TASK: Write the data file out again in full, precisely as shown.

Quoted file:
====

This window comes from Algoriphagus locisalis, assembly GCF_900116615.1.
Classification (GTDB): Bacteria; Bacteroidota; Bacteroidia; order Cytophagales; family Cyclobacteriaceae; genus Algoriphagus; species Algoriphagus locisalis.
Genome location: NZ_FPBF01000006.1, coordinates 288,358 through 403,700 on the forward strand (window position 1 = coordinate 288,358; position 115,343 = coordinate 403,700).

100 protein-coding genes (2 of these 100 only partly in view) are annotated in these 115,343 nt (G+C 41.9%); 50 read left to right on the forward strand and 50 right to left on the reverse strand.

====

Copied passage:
This window comes from Algoriphagus locisalis, assembly GCF_900116615.1.
Classification (GTDB): Bacteria; Bacteroidota; Bacteroidia; order Cytophagales; family Cyclobacteriaceae; genus Algoriphagus; species Algoriphagus locisalis.
Genome location: NZ_FPBF01000006.1, coordinates 288,358 through 403,700 on the forward strand (window position 1 = coordinate 288,358; position 115,343 = coordinate 403,700).

100 protein-coding genes (2 of these 100 only partly in view) are annotated in these 115,343 nt (G+C 41.9%); 50 read left to right on the forward strand and 50 right to left on the reverse strand.